When my Labrador male Tano came to me, he slept a lot as a puppy. Between the sleeping units, he got on my nerves with his energy. But I’ve always wondered: how long do puppies usually sleep?
In this article, I will explain everything about the sleep needs of puppies and young dogs. I will also clarify for you whether the sleeping time differs from breed to breed. How many calories does Konjac flour have? …
How long do puppies sleep?
Puppies sleep between 18 and 20 hours a day. Even if you are an absolute bundle of energy, this daily amount of sleep is important for your physical development.
Depending on how many weeks old your puppy is, you can expect him to sleep around twenty hours a day for a large part of his early life. While that may seem like a lot, sleep is an important part of their daily routine as they develop both mentally and physically.
How many hours of sleep should you expect your pup to sleep?
How much your puppy sleeps depends a lot on how old he is. Newborn puppies sleep the longest, sleeping twenty to twenty-two hours a day. As they continue to grow, that number will decrease, although not by much.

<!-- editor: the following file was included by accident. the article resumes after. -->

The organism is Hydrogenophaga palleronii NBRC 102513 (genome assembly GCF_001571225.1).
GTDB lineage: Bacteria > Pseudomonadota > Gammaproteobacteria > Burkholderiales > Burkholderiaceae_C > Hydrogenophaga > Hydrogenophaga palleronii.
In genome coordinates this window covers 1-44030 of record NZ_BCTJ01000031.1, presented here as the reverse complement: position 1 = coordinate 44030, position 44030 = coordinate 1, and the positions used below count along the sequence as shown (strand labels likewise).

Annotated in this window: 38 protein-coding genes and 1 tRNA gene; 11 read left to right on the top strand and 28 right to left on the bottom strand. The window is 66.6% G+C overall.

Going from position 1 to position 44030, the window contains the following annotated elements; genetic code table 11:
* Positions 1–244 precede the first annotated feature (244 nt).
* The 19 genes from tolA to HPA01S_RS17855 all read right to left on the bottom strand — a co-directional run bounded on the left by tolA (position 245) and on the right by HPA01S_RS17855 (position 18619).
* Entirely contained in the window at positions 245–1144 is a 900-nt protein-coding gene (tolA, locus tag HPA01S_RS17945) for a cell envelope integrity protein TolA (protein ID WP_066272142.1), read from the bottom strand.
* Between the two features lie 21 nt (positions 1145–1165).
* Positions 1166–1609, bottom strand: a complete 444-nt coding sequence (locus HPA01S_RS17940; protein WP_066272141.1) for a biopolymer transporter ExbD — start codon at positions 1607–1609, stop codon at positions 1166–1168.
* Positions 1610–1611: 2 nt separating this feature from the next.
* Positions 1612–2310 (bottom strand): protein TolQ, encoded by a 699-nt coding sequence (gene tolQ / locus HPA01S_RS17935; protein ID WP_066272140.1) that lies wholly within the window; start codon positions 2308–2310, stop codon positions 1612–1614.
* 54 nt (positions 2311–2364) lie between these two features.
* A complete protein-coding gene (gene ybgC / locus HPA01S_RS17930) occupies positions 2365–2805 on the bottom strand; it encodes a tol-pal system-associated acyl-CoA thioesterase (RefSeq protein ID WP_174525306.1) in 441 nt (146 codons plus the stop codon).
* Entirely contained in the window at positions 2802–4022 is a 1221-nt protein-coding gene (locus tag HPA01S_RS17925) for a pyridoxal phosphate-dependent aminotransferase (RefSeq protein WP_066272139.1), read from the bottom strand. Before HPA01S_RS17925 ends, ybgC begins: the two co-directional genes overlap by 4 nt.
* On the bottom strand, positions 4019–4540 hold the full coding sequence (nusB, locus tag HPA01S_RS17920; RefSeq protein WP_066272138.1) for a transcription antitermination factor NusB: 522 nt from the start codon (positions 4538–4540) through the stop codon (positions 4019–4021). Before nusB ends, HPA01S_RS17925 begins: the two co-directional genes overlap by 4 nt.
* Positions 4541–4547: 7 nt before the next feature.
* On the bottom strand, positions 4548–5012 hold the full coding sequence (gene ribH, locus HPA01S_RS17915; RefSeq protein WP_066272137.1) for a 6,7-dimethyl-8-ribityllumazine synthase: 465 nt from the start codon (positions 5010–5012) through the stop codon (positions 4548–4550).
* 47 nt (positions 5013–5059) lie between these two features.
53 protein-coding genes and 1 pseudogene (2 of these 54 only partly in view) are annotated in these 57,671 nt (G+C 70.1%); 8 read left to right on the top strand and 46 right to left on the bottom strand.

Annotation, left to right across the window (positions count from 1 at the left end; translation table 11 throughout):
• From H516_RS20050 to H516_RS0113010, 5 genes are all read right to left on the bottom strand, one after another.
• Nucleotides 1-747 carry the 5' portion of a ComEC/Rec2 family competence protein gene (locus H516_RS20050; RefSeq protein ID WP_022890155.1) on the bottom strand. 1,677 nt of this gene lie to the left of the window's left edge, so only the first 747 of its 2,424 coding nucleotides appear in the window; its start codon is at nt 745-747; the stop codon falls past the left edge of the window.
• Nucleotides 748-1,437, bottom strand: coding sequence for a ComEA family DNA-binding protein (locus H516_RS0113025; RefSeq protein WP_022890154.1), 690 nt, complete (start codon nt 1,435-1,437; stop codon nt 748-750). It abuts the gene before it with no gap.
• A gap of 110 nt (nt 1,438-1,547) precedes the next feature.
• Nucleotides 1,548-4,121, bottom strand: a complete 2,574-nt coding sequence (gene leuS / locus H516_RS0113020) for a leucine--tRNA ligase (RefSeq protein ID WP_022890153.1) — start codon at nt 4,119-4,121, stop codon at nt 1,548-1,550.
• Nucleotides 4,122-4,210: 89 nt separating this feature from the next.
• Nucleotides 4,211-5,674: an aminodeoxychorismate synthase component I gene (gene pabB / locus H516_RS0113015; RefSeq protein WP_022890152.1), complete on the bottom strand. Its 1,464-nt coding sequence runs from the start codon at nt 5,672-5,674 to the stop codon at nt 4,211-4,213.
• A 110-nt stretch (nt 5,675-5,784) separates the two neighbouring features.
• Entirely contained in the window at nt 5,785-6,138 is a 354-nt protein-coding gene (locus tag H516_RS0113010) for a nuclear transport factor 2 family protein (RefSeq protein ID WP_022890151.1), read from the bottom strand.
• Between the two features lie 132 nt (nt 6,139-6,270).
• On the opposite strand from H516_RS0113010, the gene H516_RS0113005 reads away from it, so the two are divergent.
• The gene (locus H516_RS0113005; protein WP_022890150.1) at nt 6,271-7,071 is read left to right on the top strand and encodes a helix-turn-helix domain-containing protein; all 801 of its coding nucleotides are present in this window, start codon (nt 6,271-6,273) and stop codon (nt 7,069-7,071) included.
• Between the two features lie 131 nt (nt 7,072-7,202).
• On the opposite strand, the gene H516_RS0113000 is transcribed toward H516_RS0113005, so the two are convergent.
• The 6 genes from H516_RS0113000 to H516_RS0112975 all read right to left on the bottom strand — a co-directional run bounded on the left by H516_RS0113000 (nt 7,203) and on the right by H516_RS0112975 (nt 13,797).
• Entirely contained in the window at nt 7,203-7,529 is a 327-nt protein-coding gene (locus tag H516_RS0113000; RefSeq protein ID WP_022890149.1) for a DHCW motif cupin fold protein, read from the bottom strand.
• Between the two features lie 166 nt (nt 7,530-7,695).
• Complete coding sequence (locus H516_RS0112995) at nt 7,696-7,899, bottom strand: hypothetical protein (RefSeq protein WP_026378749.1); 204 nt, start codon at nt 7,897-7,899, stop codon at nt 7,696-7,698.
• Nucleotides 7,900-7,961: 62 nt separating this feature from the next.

By the time your puppy is eight to 12 weeks old, he will start sleeping less than he did in the first two months.
At this age, they sleep between eighteen and twenty hours a day. After three months, that number can drop to about fifteen hours a day.
If even that seems like a lot to you, consider that even adult dogs sleep up to fourteen hours a day.
As a dog owner, you never really notice it, but it has been scientifically examined.
Does race matter?
Yes, your puppy’s breed will have some impact on how long he needs more sleep. Larger breeds take longer to reach their full growth in height and weight than smaller breeds.
As a result, puppies need more and longer sleep while they are growing.
Why do puppies sleep so much?
Puppies sleep so much because they are growing and still developing. Much like human babies, newborn puppies go through a series of mental developments while also growing physically.
In the first 12 weeks, your puppy will go through a lot of changes, some of which include: